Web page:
Problem: In many countries, detailed rules for adjudication procedures exist for courts and similar adjudication bodies. As a justice leader, you might feel that your actions are limited by rigid procedural rules which force people into adversarial dispute resolution methods and repel innovation. Most likely you are frustrated by procedures that create delays, antagonism, confusion and escalating costs.
2013 Trend report p. 37: “According to the Framework for Court Excellence, [court] procedures should fit clients’ needs, attract a high level of user satisfaction, be affordable and accessible and (thus) instil public trust and confidence. Just as great car companies sell great cars, great courts distinguish themselves by delivering excellent procedures. Courts let people file claims, present their case, have a dialogue during a court hearing and move towards a final decision that works. The way they organise this interaction is key to their success. Somehow, they have to make moves from poor, mediocre or good procedures to really excellent ones; free from delay, corruption and unnecessary costs; full of solutions for the problems presented; loaded with recognition for each different moral perspective.”
Such rules of procedure describe in minute detail what litigants and courts have to do in order to reach a legal outcome. Roles in formal procedures are primarily reserved for legal professionals. Rules and procedures of adjudication are usually difficult to change due to regulation, habit, professional or organisational culture. Rigid procedures impede innovations and the arrival of new service delivery models such as one-stop shop procedures or problem-solving courts from entering the legal sector. Procedures that were deemed as means towards due process grew into self-serving ends.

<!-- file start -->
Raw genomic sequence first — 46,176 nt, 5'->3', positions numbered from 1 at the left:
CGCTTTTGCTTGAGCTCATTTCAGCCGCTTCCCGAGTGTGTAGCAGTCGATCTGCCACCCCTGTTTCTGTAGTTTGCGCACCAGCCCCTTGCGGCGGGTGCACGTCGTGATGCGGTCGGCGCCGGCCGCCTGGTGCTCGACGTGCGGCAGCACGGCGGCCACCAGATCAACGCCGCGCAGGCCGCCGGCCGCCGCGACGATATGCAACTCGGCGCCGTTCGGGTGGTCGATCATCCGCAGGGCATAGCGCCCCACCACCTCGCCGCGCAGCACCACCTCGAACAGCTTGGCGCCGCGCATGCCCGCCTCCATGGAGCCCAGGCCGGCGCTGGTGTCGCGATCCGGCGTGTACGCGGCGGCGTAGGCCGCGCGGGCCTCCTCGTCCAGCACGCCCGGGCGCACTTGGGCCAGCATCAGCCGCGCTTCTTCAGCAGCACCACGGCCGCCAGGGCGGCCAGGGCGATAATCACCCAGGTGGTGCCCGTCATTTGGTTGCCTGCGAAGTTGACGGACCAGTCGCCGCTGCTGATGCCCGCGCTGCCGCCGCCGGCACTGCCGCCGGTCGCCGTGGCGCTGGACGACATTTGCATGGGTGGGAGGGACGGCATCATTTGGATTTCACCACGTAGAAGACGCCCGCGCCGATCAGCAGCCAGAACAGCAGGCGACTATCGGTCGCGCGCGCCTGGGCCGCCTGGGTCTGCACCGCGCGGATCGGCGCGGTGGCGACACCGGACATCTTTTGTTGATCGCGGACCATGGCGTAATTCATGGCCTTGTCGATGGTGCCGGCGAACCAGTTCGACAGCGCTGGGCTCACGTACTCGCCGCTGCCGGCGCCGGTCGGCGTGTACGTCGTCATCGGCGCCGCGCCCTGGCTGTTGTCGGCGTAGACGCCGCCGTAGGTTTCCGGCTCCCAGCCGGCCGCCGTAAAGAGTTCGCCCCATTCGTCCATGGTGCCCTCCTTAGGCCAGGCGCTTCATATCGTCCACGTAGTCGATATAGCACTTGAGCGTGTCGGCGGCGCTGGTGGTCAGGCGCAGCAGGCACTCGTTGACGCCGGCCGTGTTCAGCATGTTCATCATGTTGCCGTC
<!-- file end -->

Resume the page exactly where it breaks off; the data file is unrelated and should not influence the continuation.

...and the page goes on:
Innovations in justice provide options that justice leaders like you can use to deliver better experiences and better outcomes. Several studies shed light on how court rules and procedures impact innovation. Ideally, new types of courts, court interventions and court procedures would be proposed, tested and implemented continuously. Such procedures are based on knowledge about what works. Their key value is the promise to provide fair and effective solutions for citizens.
Below, a justice leader can read about procedural innovations that make advancement towards such procedures that work for the parties involved. A justice system that enables people-centred justice should stimulate courts to experiment with and practice “what works”.
But how does a justice leader innovate a procedure in such a way that it solves people’s problems? You must start from outcomes that people want from dispute resolution.
It is time to redesign justice procedures. Innovation of justice services focuses on people and achieving outcomes that allow people to continue with their lives. Current procedures and innovative solutions should be evaluated against outcome-based criteria. What could such a system look like, based on this research and case studies?